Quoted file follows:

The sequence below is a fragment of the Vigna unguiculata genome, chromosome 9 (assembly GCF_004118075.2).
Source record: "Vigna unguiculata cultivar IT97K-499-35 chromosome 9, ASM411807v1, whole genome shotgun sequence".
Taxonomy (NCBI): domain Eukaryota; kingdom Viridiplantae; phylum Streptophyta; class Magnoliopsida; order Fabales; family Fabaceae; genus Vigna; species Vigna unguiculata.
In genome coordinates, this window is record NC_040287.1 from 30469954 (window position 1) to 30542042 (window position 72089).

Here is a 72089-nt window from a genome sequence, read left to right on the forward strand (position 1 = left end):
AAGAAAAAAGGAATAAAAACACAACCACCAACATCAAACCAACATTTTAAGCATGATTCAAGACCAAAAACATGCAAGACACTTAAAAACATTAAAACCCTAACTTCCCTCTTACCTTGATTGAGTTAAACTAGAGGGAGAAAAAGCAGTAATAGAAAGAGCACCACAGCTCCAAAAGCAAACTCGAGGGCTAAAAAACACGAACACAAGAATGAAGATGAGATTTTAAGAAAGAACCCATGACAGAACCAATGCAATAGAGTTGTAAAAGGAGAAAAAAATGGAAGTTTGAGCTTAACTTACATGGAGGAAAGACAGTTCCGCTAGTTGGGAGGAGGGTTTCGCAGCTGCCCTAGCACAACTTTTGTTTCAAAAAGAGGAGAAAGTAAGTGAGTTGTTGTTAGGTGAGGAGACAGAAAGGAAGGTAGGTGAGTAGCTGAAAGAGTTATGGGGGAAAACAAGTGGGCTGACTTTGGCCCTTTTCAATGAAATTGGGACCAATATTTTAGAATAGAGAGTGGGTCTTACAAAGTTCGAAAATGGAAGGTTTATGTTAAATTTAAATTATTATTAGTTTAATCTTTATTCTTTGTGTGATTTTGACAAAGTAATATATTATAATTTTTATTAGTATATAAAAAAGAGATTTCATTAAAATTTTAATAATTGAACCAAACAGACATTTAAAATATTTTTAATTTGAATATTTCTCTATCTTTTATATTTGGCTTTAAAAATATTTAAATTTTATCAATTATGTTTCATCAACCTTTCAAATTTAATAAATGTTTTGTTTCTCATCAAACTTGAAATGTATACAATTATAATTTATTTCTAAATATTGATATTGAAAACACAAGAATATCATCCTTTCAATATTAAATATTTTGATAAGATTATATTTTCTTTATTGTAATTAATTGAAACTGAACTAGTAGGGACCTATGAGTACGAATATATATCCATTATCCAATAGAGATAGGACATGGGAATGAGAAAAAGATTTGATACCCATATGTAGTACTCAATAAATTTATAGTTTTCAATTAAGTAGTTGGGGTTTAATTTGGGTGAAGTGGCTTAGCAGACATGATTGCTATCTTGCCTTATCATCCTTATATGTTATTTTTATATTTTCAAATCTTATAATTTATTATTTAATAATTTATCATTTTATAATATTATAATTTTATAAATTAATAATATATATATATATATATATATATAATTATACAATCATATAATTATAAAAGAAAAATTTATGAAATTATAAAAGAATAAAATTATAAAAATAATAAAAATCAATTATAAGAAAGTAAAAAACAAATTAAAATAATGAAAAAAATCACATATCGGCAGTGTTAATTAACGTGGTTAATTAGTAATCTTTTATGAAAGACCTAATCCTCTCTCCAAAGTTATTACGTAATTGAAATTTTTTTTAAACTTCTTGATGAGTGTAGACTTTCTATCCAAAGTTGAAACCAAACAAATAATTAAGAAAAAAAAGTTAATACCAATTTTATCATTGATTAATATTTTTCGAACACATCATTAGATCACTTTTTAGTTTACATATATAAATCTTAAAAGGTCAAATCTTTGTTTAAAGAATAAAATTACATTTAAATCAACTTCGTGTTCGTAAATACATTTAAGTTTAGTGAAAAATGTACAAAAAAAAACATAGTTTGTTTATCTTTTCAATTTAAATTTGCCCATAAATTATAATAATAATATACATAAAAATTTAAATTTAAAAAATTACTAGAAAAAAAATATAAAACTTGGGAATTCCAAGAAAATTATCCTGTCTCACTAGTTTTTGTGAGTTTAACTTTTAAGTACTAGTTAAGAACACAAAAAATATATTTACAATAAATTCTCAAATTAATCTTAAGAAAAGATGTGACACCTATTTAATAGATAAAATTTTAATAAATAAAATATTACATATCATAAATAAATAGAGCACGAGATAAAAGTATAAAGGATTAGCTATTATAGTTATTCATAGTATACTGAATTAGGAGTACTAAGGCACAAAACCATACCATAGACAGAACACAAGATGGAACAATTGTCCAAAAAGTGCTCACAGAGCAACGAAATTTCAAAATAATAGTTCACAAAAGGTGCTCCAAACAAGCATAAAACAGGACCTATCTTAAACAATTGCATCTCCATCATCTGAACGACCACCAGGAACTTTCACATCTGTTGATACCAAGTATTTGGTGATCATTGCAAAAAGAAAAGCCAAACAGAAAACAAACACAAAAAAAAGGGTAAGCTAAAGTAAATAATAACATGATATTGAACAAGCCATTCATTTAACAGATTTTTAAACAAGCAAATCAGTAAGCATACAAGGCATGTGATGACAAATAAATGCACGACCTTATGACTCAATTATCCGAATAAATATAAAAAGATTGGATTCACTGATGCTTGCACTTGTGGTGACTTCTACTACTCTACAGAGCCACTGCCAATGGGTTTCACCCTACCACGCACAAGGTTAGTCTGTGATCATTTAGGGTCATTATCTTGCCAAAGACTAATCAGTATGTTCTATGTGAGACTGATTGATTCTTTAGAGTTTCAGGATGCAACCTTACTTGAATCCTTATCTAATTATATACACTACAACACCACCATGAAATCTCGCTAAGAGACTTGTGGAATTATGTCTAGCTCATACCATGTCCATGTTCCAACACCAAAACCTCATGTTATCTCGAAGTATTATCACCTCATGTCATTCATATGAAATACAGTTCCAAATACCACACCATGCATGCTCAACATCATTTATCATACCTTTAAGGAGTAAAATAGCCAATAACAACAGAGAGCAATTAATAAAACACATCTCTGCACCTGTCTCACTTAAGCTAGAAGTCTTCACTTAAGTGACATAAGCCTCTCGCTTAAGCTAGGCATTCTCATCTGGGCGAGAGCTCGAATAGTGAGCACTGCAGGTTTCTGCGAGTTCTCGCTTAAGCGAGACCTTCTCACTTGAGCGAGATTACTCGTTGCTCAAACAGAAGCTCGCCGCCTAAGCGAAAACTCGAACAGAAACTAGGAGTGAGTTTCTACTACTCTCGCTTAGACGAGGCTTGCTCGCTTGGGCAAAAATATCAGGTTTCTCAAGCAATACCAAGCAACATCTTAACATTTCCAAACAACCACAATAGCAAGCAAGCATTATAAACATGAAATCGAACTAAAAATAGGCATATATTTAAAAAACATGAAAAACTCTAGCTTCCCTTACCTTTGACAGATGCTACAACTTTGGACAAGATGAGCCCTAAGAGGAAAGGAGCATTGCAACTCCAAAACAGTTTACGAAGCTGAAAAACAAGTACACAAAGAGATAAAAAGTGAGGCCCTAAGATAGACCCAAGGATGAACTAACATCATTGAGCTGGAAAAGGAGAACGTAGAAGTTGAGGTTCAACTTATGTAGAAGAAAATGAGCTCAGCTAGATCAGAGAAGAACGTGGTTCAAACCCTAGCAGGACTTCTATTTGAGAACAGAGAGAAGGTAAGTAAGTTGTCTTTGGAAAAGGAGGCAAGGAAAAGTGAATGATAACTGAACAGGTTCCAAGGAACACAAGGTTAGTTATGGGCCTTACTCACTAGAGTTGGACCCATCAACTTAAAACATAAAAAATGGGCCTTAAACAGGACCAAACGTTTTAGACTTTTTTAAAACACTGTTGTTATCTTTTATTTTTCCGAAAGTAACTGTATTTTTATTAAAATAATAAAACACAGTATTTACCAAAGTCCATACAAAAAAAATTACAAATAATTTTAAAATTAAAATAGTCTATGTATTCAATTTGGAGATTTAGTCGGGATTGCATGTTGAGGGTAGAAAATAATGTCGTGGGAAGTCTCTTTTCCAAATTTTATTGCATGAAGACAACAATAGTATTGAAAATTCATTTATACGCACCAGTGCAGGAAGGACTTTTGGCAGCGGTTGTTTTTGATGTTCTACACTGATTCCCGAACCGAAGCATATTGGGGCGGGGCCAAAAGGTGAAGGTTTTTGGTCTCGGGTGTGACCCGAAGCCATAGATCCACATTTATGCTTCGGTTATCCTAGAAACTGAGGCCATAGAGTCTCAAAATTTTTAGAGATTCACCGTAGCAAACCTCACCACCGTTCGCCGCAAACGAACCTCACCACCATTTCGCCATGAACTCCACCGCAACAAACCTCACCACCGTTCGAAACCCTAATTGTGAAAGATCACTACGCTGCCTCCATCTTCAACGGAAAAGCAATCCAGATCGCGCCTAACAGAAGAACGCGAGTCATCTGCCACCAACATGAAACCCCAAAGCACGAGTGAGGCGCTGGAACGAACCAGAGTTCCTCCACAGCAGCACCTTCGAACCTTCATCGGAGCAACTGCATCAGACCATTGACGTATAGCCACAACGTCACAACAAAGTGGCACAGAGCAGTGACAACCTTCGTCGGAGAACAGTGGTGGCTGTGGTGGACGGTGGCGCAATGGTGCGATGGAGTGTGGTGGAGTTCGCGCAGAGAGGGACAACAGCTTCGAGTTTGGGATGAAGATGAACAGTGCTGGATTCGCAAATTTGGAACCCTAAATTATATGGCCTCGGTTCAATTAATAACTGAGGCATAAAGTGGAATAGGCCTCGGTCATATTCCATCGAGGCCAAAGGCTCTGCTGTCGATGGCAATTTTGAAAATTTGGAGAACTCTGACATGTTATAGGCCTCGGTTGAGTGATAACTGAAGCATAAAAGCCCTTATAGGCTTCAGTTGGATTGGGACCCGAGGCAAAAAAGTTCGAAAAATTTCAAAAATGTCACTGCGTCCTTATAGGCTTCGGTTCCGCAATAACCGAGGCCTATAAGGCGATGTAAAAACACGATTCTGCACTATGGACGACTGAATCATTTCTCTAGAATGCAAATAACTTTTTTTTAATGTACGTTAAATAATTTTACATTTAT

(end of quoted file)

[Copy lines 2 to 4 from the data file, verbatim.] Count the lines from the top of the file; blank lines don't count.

Source record: "Vigna unguiculata cultivar IT97K-499-35 chromosome 9, ASM411807v1, whole genome shotgun sequence".
Taxonomy (NCBI): domain Eukaryota; kingdom Viridiplantae; phylum Streptophyta; class Magnoliopsida; order Fabales; family Fabaceae; genus Vigna; species Vigna unguiculata.
In genome coordinates, this window is record NC_040287.1 from 30469954 (window position 1) to 30542042 (window position 72089).